Quetzal

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For other uses, see quetzal (disambiguation).
For the best-known species in this group, see resplendent quetzal.
Quetzal
ResplendentQuetzal.jpg
Resplendent quetzal
Scientific classification
Kingdom: Animalia
Phylum: Chordata
Class: Aves
Order: Trogoniformes
Family: Trogonidae
Genera

Pharomachrus
Euptilotis

Quetzals (/kɛtsˈɑːl/ or /ˈkɛtsəl/) are strikingly colored birds in the trogon family. They are found in forests and woodlands, especially in humid highlands, with the five species from the genus Pharomachrus being exclusively Neotropical, while the single Euptilotis species is almost entirely restricted to Baja Verapaz, Guatemala. They are fairly large (all over 32 cm or 13 inches long), slightly bigger than other trogon species. Quetzals have iridescent green or golden-green wing coverts, back, chest and head, with a red belly. They are strongly sexually dimorphic, and parts of the females' plumage are brown or grey. These largely solitary birds feed on fruits, berries, insects and small vertebrates (such as frogs). Even with their famous bright plumage, they can be hard to see in their natural wooded habitats.

Conservation status[edit]

None of the many quetzal species are under immediate threat in the wild, although the eared and resplendent quetzal are at Near Threatened status.[1]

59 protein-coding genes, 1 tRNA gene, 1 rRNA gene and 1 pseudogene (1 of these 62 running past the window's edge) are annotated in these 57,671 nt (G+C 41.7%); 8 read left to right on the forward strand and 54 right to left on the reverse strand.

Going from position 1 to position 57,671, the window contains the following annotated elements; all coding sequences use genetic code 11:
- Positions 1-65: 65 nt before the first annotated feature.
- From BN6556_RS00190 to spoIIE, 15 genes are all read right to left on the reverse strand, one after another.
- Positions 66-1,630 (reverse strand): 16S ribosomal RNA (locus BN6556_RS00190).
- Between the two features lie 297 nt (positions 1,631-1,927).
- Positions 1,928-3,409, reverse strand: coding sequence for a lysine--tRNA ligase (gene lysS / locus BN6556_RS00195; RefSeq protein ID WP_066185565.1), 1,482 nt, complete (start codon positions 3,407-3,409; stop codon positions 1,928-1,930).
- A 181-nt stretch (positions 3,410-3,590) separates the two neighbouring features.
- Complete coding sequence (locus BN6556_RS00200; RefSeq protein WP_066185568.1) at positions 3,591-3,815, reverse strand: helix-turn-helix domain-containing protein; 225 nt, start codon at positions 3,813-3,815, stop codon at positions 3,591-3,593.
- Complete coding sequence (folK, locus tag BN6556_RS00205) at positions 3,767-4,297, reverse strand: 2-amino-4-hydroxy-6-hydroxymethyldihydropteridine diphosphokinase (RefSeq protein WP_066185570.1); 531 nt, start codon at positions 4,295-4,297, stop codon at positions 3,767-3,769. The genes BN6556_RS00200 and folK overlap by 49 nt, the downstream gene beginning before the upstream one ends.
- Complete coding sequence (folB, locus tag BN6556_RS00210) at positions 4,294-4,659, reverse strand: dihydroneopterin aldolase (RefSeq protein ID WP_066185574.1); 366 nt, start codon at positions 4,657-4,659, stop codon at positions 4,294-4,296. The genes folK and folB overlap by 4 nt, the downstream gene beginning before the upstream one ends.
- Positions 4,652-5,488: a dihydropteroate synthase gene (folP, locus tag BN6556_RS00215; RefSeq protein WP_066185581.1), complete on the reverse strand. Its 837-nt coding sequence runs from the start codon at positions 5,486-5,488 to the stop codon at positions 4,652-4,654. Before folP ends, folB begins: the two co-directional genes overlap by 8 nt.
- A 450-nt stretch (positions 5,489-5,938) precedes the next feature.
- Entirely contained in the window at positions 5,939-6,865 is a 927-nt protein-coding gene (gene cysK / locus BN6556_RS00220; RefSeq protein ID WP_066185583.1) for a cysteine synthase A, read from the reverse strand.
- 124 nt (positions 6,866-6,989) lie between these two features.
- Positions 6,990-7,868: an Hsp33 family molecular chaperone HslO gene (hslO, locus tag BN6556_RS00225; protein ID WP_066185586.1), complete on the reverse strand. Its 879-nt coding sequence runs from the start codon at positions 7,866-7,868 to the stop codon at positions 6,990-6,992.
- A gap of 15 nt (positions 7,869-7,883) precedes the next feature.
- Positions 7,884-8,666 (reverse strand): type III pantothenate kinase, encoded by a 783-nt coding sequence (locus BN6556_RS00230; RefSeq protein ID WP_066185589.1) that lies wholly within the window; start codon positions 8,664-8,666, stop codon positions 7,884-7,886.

Etymology[edit]

The name "quetzal" is from Nahuatl quetzalli /keˈt͡salːi/, "large brilliant tail feather" (American Audubon Dictionary) or "tail coverts of the quetzal" (Merriam–Webster's Collegiate Dictionary), from the Nahuatl root quetz = "stand up" used to refer to an upstanding plume of feathers.

The word "quetzal" was originally used for just the resplendent quetzal, the famous long-tailed quetzal of southern Mexico and Central America, which is the national bird and the name of the currency of Guatemala. It still often refers to that bird specifically but now also names all the species of the genera Pharomachrus and Euptilotis.

Pharomachrus is from Ancient Greek pharos, "mantle", and makros, "long", referring to the wing and tail coverts of the resplendent quetzal (the second h is unexplained).

Species[edit]

Euptilotis neoxenus is related to Pharomachrus and is called the eared quetzal by some authorities, such as the American Ornithologists' Union, but the eared trogon by others.

See also[edit]

References[edit]

  1. ^ BirdLife International (2008). "Pharomachrus mocinno". IUCN Red List of Threatened Species. Version 2010.4. International Union for Conservation of Nature. Retrieved 31 October 2010. 
  • Restall, R. L., C. Rodner, & M. Lentino (2006). Birds of Northern South America. Christopher Helm. ISBN 0-7136-7243-9 (vol. 1). ISBN 0-7136-7242-0 (vol. 2).
  • Ridgely, R. S., & J. A. Gwynne, Jr. (1989). A Guide to the Birds of Panama with Costa Rica, Nicaragua, and Honduras. 2nd edition. Princeton University Press. ISBN 0-691-08529-3

External links[edit]